Shane Lishawa

Shane Lishawa
Loyola University Chicago | LUC · Institute of Environmental Sustainability

About

26
Publications
6,511
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595
Citations
Additional affiliations
September 2007 - November 2016
Loyola University Chicago
Position
  • Research Associate

Publications

Publications (26)
Article
Full-text available
Detecting newly established invasive plants is key to prevent further spread. Traditional field surveys are challenging and often insufficient to identify the presence and extent of invasions. This is particularly true for wetland ecosystems because of difficult access, and because floating and submergent plants may go undetected in the understory...
Article
Full-text available
Invasive species management typically aims to promote diversity and wildlife habitat, but little is known about how management techniques affect wetland carbon (C) dynamics. Since wetland C uptake is largely influenced by water levels and highly productive plants, the interplay of hydrologic extremes and invasive species is fundamental to understan...
Article
The conservation of many freshwater marsh waterbirds (i.e., waterfowl, shorebirds, wading birds, and secretive marshbirds) in the Laurentian Great Lakes requires managing invasive emergent macrophytes, which degrade waterbird habitat by creating dense, litter‐clogged stands, and excluding plants that produce nutritionally balanced and high‐energy f...
Article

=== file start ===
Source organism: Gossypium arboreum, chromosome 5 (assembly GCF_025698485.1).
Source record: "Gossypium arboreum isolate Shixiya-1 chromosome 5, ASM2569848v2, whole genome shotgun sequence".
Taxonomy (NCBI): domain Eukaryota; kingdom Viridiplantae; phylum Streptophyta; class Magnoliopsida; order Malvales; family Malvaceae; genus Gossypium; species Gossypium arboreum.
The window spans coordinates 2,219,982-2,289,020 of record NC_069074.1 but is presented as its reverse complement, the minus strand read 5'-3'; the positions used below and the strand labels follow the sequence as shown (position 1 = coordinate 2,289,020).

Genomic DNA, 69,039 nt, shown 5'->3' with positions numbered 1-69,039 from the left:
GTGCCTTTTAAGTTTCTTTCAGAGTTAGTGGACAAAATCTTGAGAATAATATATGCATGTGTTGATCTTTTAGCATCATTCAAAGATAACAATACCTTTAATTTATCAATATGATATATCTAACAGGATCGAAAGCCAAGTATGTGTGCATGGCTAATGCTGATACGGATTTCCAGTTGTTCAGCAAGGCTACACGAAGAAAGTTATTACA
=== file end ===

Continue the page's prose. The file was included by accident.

Great Lakes coastal wetlands (GLCWs) provide critical fish habitat. The invasion of GLCWs by hybrid and narrow-leaved cattail, Typha × glauca and Typha angustifolia (hereafter Typha), homogenizes wetlands by out-competing native plant species and producing copious litter. However, the effect of this invasion on fish communities is little known. To...
Article
Full-text available
Aims We examined how mechanical management of invasive macrophyte, Typha × glauca alters plant-soil interactions underlying carbon processes and nutrient cycling, which are important to wetland function but under-represented in restoration research. Methods In the northern Great Lakes, we compared plant biomass, light transmittance, soil nutrient...
Article
Full-text available
Plant-to-plant facilitation is important in structuring communities, particularly in ecosystems with high levels of natural disturbance, where a species may ameliorate an environmental stressor, allowing colonization by another species. Increasingly, facilitation is recognized as an important factor in invasion biology. In coastal wetlands, non-nat...
Article
Full-text available
Typha is an iconic wetland plant found worldwide. Hybridization and anthropogenic disturbances have resulted in large increases in Typha abundance in wetland ecosystems throughout North America at a cost to native floral and faunal biodiversity. As demonstrated by three regional case studies, Typha is capable of rapidly colonizing habitats and form...